City's alcohol testing rule leaves little room for flexibility

Last-chance agreement required worker to take test whenever requested by employer: Arbitrator

An Ontario employee breached his last-chance agreement by refusing to take an alcohol test until he had a union representative present, an arbitrator has ruled.

Scott Heath was an employee of the City of Cornwall, Ont., for 29 years. On Oct. 29, 2013, Heath’s employment became contingent on a memorandum of agreement that was the result of alcohol-related misconduct, including being impaired at work and operating a vehicle while impaired.

Under the memorandum, Heath was required to undergo random alcohol testing whenever requested by the city, for a period of 24 months.

If such a test was ordered and Heath either failed or refused to take the test, the city would consider it a breach of the memorandum and terminate Heath’s employment.

On Aug. 25, 2014, another city employee contacted city management and suggested Heath may have been drinking while at a worksite. Heath’s supervisor called him and asked him to come to his office.

When Heath arrived at the supervisor’s office, the supervisor asked to smell his breath and he complied. The supervisor believed he detected something and asked Heath to wait outside while he called the city’s human resources manager and division manager. Once they arrived, Heath was brought back in to join them. He declined their offer of having a union representative present after he was told they were “just having a discussion.”

Employer exercising right under last chance agreement

The HR manager advised Heath that another city employee had suggested he had been drinking, so the city was exercising its right under the memorandum of agreement to order an alcohol test. Heath consented and, when given the option of going to the hospital or a police station, chose to go to the hospital for the test. The HR manager and his supervisor accompanied him.

Heath registered at the hospital’s emergency department and spoke privately with a nurse. The nurse told the HR manager and supervisor that they shouldn’t have come to the emergency department for that type of test as there were other places to do it and there were people in need who had been waiting for some time to be seen. The nurse, thinking Heath appeared stressed and unsure of his rights, said she would do the test if Heath consented but he shouldn’t without a union representative there.

Heath indicated he didn’t want to proceed without a union representative there. He later testified that he put up his hands and said “This is more than a chat like I was told it was going to be; I’d like to speak to my union.” However, he wasn’t able to reach anyone and could only leave a message.

It became apparent they weren’t going to get the test done anytime soon, so the HR manager and supervisor decided to suspend Heath with pay pending an investigation — meaning when they could discuss it with the city’s chief administrative officer.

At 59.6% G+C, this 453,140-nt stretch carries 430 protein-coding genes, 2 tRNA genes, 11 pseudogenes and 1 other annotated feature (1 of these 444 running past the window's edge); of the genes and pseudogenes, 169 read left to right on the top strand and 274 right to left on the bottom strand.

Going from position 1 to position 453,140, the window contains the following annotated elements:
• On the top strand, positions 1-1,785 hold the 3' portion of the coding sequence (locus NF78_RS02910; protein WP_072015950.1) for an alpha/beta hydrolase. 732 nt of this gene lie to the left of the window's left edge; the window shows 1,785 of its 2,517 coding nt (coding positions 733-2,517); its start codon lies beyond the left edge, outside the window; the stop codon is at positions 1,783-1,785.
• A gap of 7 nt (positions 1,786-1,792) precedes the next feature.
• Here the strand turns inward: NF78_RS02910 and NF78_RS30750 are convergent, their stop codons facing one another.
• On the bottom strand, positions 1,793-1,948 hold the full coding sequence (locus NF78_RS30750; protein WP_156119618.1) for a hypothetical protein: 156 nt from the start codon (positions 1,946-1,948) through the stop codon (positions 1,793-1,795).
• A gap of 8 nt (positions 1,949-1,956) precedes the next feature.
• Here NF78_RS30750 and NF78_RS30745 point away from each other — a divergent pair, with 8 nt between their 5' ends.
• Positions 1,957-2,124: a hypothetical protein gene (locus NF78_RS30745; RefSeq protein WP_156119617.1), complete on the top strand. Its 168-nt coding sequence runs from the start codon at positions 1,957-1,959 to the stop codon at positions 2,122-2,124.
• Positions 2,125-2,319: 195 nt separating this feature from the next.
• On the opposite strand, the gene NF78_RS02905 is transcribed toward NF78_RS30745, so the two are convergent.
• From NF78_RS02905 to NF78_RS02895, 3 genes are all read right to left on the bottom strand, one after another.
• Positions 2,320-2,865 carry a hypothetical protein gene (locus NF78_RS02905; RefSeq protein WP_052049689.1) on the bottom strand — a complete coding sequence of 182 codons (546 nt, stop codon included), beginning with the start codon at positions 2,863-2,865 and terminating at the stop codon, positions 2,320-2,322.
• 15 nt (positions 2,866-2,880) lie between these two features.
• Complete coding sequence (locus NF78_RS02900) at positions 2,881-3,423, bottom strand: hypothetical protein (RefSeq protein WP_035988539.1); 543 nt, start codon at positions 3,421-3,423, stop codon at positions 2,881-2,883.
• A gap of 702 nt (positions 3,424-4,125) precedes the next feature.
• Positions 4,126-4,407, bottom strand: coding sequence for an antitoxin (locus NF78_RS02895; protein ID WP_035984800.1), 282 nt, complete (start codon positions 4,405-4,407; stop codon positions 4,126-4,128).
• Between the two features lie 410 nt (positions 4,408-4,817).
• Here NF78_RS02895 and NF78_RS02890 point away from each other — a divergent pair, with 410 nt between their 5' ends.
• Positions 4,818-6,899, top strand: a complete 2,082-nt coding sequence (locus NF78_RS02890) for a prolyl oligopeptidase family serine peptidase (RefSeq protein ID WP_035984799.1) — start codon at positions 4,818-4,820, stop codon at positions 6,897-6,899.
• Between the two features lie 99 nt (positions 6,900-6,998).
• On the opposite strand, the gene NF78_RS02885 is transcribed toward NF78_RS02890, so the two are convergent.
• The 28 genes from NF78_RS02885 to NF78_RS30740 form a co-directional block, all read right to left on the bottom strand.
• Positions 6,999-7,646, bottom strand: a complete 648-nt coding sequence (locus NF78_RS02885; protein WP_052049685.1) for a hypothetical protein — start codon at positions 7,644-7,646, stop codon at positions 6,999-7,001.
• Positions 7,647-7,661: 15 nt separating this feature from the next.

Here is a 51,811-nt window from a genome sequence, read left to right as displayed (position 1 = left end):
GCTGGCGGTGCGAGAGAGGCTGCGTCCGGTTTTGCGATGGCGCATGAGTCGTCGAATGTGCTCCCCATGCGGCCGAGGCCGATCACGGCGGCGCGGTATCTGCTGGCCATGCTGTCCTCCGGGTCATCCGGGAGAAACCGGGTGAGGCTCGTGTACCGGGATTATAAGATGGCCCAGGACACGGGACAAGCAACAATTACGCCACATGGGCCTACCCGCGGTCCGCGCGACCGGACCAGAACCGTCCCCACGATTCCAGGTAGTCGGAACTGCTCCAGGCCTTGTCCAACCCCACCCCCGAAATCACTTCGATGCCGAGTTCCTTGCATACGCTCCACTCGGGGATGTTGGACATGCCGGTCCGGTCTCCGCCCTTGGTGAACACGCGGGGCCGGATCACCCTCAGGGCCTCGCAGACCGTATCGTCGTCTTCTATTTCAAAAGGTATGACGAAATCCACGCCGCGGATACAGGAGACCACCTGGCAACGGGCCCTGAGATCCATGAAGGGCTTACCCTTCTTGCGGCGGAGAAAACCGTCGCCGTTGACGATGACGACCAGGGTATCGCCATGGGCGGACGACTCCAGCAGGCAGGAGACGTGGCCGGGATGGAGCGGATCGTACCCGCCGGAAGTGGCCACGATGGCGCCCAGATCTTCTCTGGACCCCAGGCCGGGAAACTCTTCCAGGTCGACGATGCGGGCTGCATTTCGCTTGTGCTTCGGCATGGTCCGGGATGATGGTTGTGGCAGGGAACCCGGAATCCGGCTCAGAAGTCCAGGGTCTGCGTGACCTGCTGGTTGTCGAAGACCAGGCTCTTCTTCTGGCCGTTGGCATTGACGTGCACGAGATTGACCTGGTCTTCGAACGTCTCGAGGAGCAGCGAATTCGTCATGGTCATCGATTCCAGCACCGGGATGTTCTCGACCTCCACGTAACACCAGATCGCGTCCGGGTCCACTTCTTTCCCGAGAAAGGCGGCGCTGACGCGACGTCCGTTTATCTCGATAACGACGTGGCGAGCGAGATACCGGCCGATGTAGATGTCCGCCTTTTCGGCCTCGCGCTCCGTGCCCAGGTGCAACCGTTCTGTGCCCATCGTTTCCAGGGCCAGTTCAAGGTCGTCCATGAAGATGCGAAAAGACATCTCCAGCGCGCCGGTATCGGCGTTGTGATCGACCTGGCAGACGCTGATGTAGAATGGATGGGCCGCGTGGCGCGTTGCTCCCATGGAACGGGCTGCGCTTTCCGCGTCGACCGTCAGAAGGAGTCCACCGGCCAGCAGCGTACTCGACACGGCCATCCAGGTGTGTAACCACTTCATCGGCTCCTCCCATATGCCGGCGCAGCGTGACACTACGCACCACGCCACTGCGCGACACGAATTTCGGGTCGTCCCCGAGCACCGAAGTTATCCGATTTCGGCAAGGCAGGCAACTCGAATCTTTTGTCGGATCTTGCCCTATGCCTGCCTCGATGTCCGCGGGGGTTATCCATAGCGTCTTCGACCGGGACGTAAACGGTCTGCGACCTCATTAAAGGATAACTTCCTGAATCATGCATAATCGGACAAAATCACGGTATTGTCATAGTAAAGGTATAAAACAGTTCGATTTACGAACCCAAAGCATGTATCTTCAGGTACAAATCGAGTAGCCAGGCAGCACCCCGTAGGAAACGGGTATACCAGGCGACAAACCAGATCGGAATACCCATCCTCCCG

On Aug. 27, the HR manager called Heath into her office and informed him he was being terminated for failing to undergo an alcohol test, as required under the memorandum of agreement.

The Canadian Union of Public Employees (CUPE) grieved the dismissal, arguing Heath never refused the test, he was just exercising his right to have union representation present.

Arbitrator Jasbir Parmar found that Heath signed the memorandum of agreement acknowledging past misconduct and accepting the terms. Health denied the misconduct and said he only signed the agreement to avoid being fired, which the arbitrator found meant he either was guilty of the misconduct or had no problem making false statements to save his job. Either, way it didn’t help Heath’s credibility, said the arbitrator.

Placing condition on test not allowed under agreement

Parmar found that when Heath indicated he wanted to speak to his union, he was placing a condition on his consent to take the alcohol test. Heath raised his hands in a gesture meaning “stop” and it was reasonable for the HR manager and supervisor to think he was refusing to consent to the testing without union representation. After his attempts to contact someone at the union, Heath knew no-one was available and that refusing to take the test at that point would mean he wouldn’t be able to take the test within a reasonable amount of time, said Parmar.

“The greater the amount of time between alcohol consumption and an alcohol test, the less likely there will be a positive result,” said Parmar. “In other words, any delay in taking the test could only be to (Heath’s) advantage, which would be a reason for him to be less agreeable.”

Parmar found the terms of the memorandum of agreement obliged Heath to consent to alcohol testing whenever the city requested it of him. By placing a condition on his consent Heath breached the agreement and the arbitrator ruled in upholding his dismissal.

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